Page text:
Wales police cuts: Drop in officer posts will 'affect public safety'
Plans to cut the number of front line police officers could have a "serious and adverse impact" on public safety, a Welsh government minister has warned.
Carl Sargeant spoke after a report found Wales' forces plan to shed more than 600 officer posts by March 2015.
Her Majesty's Inspectorate of Constabulary (HMIC) said each force had progressed well with savings targets.
The UK government said the HMIC report made it clear "the front line of policing is being protected overall".
In its comprehensive spending review of October 2010, the UK government announced it would reduce central police funding by 20% in the four years between March 2011 and March 2015.
Now HMIC has examined how forces across England and Wales have met the challenge of making the necessary cuts in response.
Its report, Policing in Austerity: One Year On , was published on Monday.
Based on data provided by each force, it found that compared with March 2010 there would be 722 fewer police staff by March 2015, but 345 more community support officers over the same period.
The report also found that:
- All four Welsh forces had made good progress in achieving its savings for the comprehensive spending review period
- A total of £96m in target savings were planned across Wales in that period
- Crime levels were some cause for concern in north Wales, where figures had risen despite a general reduction across England and Wales
- Victim satisfaction was some cause for concern in the North Wales and Gwent Police areas, where 82% were satisfied with the overall service provided by each force
Commenting on the reduction of police officer posts, Local Government Minister Mr Sargeant said: "I am deeply concerned this will have a serious and adverse impact on public safety.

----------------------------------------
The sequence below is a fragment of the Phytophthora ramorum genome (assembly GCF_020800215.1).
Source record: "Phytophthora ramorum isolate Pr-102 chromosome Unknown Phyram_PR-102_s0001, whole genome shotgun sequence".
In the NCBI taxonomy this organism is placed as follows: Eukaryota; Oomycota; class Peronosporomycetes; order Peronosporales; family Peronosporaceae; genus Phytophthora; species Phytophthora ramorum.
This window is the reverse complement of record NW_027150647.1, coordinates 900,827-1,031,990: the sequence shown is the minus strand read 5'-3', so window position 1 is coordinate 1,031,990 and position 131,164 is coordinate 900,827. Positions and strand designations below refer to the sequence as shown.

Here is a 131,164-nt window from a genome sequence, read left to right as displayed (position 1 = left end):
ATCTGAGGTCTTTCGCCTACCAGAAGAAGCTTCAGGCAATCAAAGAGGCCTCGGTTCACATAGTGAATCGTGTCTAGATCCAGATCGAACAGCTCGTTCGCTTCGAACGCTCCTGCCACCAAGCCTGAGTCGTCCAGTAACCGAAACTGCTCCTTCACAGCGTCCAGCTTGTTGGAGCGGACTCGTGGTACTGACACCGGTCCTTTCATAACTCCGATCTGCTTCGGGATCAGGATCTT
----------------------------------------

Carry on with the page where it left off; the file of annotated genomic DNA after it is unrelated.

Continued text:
"I have been saying for some time that contrary to the view of the UK government, it is not possible to make cuts of this magnitude to the policing budget without affecting the number of frontline officers."
The Welsh government was taking the issue "very seriously" and was investing in 500 new Community Support officers, the minister added.
"While they are not a replacement for warranted police officers - they are there to complement and support existing police resources and are already making a real difference to communities across Wales," he said.
With regard to crime levels and victim satisfaction in north Wales, Dru Sharpling, HM Inspector of Constabulary for the Western Region, said: "As the force progresses plans it must look for opportunities to increase the proportion of staff and officers in frontline crime-fighting roles, focusing on crime reduction and making communities feel safe."
North Wales Chief Constable Mark Polin said: "Throughout this period of unprecedented change I remained impressed with the way that colleagues adapted to new ways of working and continued to respond to our stated priorities.
"Whilst crime did increase, this was against the trend and the picture is now very much an improving one with the first quarter of this year showing a 4% reduction in victim based crime."
Ms Sharpling said the high proportion of police officers in frontline roles in the Gwent police area should contribute to higher levels of victim satisfaction there.
Simon Prince, Assistant Chief Constable of Gwent Police described the HMIC report as "encouraging".
'Reshape the services'
"It clearly notes our strong track record of reducing costs through careful management and business planning," said Mr Prince.
"There are obviously many difficult challenges ahead... We acknowledge that we will have to do more with less, and more difficult decisions will have to be made."
Nick Ingram, Deputy Chief Constable of Dyfed-Powys Police said the force was pleased that the HMIC report recognised its work.
He said: "Although there have been some challenges, we have been able to maintain and in some cases improve the level of service provided.
"There will always be difficult decisions that have to be made when organisations reshape the services they provide, but in every choice that we make we put our residents, and the people who need us at the heart of the process."
Policing and Criminal Justice Minister Nick Herbert said the report makes clear frontline policing is being protected overall.:
He added: "The proportion of officers on the front line is increasing, the number of neighbourhood officers has gone up, crime is down, victim satisfaction is improving and the response to emergency calls is being maintained."